In the pool video, gunfire can be heard from inside the mosque Saturday as the unit accompanied by Sites approached. At the entrance, Marines who were already in the building emerge. They are asked by an approaching Marine lieutenant if there were insurgents inside and if the Marines had shot any of them. A Marine can be heard responding affirmatively. The lieutenant then asks if they were armed, and the Marine shrugs.
Sites' account said the wounded men were shot again by the Marines on Saturday.
The videotape showed two of the wounded propped against the wall. Sites said they were bleeding to death. According to his report, a third wounded man appeared already dead, while a fourth was severely wounded but breathing. The fifth was covered by a blanket but did not appear to have been shot again after the Marines returned. It was the fourth man who was shown being shot.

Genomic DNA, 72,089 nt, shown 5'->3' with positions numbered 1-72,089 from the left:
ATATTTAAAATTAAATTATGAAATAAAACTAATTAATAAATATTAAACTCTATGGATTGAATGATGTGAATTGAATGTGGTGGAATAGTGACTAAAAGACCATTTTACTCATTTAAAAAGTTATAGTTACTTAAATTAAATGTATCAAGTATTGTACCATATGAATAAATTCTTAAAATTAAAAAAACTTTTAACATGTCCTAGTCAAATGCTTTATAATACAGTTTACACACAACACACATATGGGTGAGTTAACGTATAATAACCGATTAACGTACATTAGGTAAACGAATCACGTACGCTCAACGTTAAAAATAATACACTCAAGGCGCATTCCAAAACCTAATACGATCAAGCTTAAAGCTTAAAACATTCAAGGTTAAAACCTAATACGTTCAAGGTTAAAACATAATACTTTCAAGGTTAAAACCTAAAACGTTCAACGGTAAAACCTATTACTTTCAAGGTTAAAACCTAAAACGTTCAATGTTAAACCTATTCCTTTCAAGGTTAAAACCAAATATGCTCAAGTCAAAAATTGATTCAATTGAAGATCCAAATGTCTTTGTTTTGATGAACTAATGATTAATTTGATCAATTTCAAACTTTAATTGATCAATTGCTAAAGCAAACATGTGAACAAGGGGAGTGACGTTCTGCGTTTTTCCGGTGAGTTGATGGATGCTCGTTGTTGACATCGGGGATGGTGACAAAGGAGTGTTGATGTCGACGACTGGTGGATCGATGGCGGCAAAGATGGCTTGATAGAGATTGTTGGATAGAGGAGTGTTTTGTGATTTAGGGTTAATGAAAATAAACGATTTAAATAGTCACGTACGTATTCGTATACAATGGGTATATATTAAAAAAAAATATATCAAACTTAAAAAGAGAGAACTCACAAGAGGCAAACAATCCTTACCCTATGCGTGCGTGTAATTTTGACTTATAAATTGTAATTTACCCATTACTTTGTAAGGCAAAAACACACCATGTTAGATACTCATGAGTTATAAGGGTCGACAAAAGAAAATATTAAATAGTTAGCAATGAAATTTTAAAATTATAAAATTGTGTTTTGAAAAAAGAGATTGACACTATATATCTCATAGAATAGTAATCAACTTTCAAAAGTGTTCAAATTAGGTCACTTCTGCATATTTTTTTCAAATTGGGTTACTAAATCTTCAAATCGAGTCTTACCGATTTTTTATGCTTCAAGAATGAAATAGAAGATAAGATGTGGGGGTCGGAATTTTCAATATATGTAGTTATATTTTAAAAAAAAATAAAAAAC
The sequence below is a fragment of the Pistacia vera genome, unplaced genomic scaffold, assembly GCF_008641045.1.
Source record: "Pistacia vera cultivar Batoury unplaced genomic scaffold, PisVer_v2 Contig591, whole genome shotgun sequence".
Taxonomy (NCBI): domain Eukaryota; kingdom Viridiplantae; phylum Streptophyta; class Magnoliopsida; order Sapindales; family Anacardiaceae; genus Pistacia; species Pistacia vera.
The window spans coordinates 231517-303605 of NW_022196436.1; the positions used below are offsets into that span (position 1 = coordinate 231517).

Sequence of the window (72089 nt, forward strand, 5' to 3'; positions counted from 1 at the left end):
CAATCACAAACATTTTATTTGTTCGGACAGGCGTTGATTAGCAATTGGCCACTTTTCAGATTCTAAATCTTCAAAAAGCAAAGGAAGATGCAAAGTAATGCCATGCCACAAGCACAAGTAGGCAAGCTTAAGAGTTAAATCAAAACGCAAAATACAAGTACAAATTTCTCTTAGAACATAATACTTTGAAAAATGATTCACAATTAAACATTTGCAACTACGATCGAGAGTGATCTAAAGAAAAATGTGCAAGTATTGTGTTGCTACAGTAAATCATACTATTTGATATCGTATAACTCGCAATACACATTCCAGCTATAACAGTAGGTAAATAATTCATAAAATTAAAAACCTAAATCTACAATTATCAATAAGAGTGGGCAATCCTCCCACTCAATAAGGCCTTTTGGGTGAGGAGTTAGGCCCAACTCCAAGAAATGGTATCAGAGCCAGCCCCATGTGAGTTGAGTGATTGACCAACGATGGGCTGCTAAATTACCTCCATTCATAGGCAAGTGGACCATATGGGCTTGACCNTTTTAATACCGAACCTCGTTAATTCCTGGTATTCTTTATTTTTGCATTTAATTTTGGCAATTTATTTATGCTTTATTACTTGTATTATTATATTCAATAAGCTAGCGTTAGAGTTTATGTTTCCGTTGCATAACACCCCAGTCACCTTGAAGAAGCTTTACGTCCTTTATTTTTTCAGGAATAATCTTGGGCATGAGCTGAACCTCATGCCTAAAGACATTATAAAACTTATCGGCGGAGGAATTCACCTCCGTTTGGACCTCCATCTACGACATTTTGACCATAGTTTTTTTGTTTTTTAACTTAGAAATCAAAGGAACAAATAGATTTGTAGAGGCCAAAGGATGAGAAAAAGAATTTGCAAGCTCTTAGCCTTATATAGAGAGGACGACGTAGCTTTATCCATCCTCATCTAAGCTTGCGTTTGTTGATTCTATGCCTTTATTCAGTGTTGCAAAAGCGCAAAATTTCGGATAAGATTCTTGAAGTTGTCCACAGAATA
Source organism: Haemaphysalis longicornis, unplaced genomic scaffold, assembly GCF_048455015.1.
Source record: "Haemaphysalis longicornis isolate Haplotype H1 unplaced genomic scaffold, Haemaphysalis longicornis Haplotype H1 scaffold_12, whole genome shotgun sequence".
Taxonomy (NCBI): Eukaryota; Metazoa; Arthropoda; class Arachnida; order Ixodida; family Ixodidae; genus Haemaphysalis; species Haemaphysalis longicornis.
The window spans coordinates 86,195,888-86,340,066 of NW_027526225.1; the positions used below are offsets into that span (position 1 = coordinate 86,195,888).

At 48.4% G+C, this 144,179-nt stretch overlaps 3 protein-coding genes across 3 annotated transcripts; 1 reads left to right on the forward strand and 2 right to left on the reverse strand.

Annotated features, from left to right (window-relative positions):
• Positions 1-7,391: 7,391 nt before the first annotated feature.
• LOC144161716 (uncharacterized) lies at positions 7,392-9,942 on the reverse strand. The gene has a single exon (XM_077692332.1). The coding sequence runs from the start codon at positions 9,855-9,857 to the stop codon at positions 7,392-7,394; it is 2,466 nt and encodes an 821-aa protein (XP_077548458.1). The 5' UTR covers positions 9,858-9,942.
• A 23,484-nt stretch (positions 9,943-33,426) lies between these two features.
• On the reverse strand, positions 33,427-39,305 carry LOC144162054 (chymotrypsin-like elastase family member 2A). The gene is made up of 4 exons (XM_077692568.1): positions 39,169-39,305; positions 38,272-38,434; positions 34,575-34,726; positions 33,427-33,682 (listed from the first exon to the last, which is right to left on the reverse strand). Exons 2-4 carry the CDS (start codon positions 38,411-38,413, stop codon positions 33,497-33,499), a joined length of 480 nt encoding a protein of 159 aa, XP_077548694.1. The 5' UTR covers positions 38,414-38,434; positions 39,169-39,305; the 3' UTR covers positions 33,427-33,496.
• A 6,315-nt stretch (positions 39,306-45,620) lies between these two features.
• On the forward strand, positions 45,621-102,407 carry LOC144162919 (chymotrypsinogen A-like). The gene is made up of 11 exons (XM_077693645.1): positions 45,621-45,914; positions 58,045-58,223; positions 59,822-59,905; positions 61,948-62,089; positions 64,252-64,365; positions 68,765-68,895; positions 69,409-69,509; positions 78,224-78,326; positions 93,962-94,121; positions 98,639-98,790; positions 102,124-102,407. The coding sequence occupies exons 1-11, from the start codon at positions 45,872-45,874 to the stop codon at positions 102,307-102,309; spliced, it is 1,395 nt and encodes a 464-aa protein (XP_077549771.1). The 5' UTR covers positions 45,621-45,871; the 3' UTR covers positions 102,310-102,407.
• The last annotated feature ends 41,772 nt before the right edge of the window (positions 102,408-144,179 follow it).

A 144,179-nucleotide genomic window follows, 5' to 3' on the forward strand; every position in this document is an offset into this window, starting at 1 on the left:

Al-Jazeera aired the unabridged version of the shooting footage, complete with a name visible on one Marine's backpack and the faces of the Marines, which were not shown on U.S. networks. There was no immediate comment on the tape from Middle Eastern governments because of a Muslim holiday.
Fallujah mosque shooting tape, complete with one name visible on a backpack and the faces of the Marines, which were not shown on U.S. networks. There was no immediate comment on the tape from Middle Eastern governments because of a Muslim holiday.
The CNN broadcast of the pictures obscured parts of the video that could identify the Marines involved.
NBC's Robert Padavick told members of the U.S. television pool that the Pentagon had ordered NBC and other pool members to make sure the Marine's identity was hidden because military authorities "are anticipating a criminal investigation as a result of this incident and do not want to implicate anybody ahead of that."
NBC spokeswoman Allison Gollust said the network did not show the man being shot because of its "graphic nature."